MOST SEARCHED FOR
Talent has become the worldâ€™s most sought-after commodity, and the shortage is causing serious problems.
So what has made talent ever so important? Structural changes, for one, like the rise of intangible but talent-intensive assets. A professor at NYU, argues that â€œintangible assetsâ€? — skilled workforce, patents, know-how— account for more than half of the market capitalization of Americaâ€™s public companies. Accenture, a management consultancy, says intangible assets have shot up from 20% of the value of companies in the S&P 500 in 1980 to 70% today. And McKinsey says American jobs emphasizing â€œtacit interactionsâ€? (complex interactions requiring a high level of judgment) now make up 40% of the American labor market and account for 70% of the jobs created since 1998. And the same sort of thing is bound to happen in developing countries as they get richer.
Other changes: ageing of the population (as baby boomers retire, companies will lose large numbers of experienced workers over a short period), which means everyone will have to fight harder for young talent, as well as learning to tap and manage new sources of talent.
Obsession with talent is no longer confined to blue-chip companies, and has gone global. Multinational companies have shipped back-office and IT operations to the developing world, particularly India and China. More recently they have started moving better jobs offshore as well, capitalizing on high-grade workers with local knowledge; but now they are bumping up against talent shortages in the developing world to.
A Washington-based business research group recently conducted an international poll of senior human-resources managers. 75% said that â€œattracting and retainingâ€? talent was their number one priority. They also surveyed 4,000 hiring managers in more than 30 companies, and were told that the average quality of candidates had declined by 10% since 2004 and the average time to fill a vacancy had increased from 37 days to 51 days; more than one-third of the managers said they had hired below average candidates â€œjust to fill a position quicklyâ€? and one in three Employees had recently been approached by another firm hoping to lure them way.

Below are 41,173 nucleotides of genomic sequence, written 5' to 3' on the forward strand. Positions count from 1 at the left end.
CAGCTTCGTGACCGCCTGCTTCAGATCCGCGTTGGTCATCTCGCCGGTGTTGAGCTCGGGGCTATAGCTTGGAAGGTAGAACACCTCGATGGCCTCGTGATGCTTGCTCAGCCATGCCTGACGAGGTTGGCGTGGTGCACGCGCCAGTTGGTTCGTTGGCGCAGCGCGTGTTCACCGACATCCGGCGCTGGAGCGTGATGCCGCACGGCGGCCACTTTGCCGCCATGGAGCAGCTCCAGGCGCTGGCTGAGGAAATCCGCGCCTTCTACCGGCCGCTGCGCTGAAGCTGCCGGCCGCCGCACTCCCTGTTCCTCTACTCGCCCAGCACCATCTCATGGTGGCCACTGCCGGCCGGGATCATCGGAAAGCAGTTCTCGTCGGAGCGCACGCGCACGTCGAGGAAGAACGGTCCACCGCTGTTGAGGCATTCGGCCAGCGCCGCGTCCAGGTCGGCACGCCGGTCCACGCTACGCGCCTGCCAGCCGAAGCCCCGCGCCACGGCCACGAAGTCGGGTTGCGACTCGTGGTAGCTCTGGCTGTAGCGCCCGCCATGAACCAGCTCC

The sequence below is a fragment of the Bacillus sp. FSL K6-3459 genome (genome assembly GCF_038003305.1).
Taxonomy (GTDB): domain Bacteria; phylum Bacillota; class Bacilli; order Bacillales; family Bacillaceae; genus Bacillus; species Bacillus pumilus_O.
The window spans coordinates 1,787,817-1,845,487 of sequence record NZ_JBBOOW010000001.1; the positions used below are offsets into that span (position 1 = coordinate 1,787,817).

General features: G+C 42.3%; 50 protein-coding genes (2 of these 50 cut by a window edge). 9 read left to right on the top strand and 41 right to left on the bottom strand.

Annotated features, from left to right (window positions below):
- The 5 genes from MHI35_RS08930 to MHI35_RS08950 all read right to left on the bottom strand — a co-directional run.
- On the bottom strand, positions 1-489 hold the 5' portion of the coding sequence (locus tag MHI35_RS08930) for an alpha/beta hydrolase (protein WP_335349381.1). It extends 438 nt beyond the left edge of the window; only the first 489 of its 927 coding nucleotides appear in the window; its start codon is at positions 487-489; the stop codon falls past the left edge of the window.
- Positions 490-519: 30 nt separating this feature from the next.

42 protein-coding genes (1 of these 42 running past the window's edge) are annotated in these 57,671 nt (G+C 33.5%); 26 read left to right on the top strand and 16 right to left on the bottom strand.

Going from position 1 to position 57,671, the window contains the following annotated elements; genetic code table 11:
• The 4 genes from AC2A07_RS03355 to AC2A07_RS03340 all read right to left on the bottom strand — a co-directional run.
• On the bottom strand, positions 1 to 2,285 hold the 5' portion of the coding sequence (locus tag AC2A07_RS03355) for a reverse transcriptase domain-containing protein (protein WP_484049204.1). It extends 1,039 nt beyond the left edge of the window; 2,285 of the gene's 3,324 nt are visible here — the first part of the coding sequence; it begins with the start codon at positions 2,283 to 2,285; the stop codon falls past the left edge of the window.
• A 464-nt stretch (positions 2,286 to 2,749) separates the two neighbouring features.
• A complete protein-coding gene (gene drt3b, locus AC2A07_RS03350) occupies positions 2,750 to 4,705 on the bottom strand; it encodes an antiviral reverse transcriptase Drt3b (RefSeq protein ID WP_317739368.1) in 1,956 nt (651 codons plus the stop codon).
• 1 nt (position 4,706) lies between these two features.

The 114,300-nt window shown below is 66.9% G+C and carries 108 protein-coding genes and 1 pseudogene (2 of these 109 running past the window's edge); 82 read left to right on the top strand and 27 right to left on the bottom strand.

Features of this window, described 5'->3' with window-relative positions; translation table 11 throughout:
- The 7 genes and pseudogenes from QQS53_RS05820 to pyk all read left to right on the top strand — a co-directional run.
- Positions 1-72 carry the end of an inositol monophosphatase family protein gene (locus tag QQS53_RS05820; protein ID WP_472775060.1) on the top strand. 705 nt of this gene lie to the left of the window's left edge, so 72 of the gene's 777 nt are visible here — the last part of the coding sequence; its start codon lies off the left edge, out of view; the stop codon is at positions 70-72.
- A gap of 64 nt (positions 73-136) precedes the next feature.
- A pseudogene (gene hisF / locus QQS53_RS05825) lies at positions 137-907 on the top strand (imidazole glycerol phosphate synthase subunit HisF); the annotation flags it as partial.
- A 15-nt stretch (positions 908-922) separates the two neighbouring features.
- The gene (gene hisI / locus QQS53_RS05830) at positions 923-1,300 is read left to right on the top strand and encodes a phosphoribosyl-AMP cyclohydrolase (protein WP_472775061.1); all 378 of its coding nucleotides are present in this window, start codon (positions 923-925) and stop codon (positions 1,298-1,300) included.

In Harvard-University speech in 1943, Winston Churchill observed that â€˜the empires of the future will be empires of the mindâ€™. He might have added that the battles of the future will be battles for talent among companies and among countries (which fret about the â€˜balance of brainsâ€™ as well s the â€˜balance of powerâ€™).â€?
Google has assembled a formidable hiring machine; Yahoo! has hired a constellation of academic stars, and companies are suing people who suddenly leave. But simply stocking up on talent, and hiring the best and the brightest is not enough.
Enron hired 250 MBAs a year at the height of its fame. It applied a â€œrank-and-rankâ€? system of evaluation, showering the alphas with gold and sacking the gammas. And it promoted talent much faster than experience. Long-Term Capital Management boasted MBAs and Nobel prizewinners among its staff. Yet both companies succumbed to greed and mismanagement, proving that whatâ€™s more important is the management of talent, rewarding both experience and talent, and applying strong ethical codes and internal controls.
Loyalty to employers is also fading. Thanks to down sizing, the old social contract—job security in return for commitment—is breaking down.
Even governments have got the talent bug. Rich countries have progressed from relaxing their immigration laws to actively luring highly qualified people. Most of them are using their universities as magnets for talent. And India and China are trying to entice back some of their brightest people from abroad.